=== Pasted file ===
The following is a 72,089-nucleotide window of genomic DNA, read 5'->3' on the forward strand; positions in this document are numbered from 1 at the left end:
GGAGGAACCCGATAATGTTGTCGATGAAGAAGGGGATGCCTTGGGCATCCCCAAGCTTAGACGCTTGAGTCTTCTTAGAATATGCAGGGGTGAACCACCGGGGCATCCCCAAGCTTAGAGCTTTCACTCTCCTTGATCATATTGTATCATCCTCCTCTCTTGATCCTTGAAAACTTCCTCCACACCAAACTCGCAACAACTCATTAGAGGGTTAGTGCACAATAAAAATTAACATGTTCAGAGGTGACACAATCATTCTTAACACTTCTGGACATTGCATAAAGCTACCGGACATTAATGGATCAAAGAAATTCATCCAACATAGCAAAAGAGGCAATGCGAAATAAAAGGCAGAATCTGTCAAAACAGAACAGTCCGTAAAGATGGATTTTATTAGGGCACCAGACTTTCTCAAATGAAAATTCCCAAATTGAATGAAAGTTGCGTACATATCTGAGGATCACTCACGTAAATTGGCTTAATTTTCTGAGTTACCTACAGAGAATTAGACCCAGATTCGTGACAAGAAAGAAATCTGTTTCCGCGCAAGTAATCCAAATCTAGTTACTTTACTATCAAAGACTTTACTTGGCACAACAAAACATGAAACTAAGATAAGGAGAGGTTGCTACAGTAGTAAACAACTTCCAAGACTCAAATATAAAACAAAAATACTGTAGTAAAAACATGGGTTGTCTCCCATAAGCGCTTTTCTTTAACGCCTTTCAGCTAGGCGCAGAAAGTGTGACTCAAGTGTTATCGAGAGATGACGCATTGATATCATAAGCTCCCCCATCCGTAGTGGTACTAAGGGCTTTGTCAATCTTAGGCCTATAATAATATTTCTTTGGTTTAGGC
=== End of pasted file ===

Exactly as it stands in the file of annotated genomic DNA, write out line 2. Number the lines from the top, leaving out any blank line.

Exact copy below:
GGAGGAACCCGATAATGTTGTCGATGAAGAAGGGGATGCCTTGGGCATCCCCAAGCTTAGACGCTTGAGTCTTCTTAGAATATGCAGGGGTGAACCACCGGGGCATCCCCAAGCTTAGAGCTTTCACTCTCCTTGATCATATTGTATCATCCTCCTCTCTTGATCCTTGAAAACTTCCTCCACACCAAACTCGCAACAACTCATTAGAGGGTTAGTGCACAATAAAAATTAACATGTTCAGAGGTGACACAATCATTCTTAACACTTCTGGACATTGCATAAAGCTACCGGACATTAATGGATCAAAGAAATTCATCCAACATAGCAAAAGAGGCAATGCGAAATAAAAGGCAGAATCTGTCAAAACAGAACAGTCCGTAAAGATGGATTTTATTAGGGCACCAGACTTTCTCAAATGAAAATTCCCAAATTGAATGAAAGTTGCGTACATATCTGAGGATCACTCACGTAAATTGGCTTAATTTTCTGAGTTACCTACAGAGAATTAGACCCAGATTCGTGACAAGAAAGAAATCTGTTTCCGCGCAAGTAATCCAAATCTAGTTACTTTACTATCAAAGACTTTACTTGGCACAACAAAACATGAAACTAAGATAAGGAGAGGTTGCTACAGTAGTAAACAACTTCCAAGACTCAAATATAAAACAAAAATACTGTAGTAAAAACATGGGTTGTCTCCCATAAGCGCTTTTCTTTAACGCCTTTCAGCTAGGCGCAGAAAGTGTGACTCAAGTGTTATCGAGAGATGACGCATTGATATCATAAGCTCCCCCATCCGTAGTGGTACTAAGGGCTTTGTCAATCTTAGGCCTATAATAATATTTCTTTGGTTTAGGC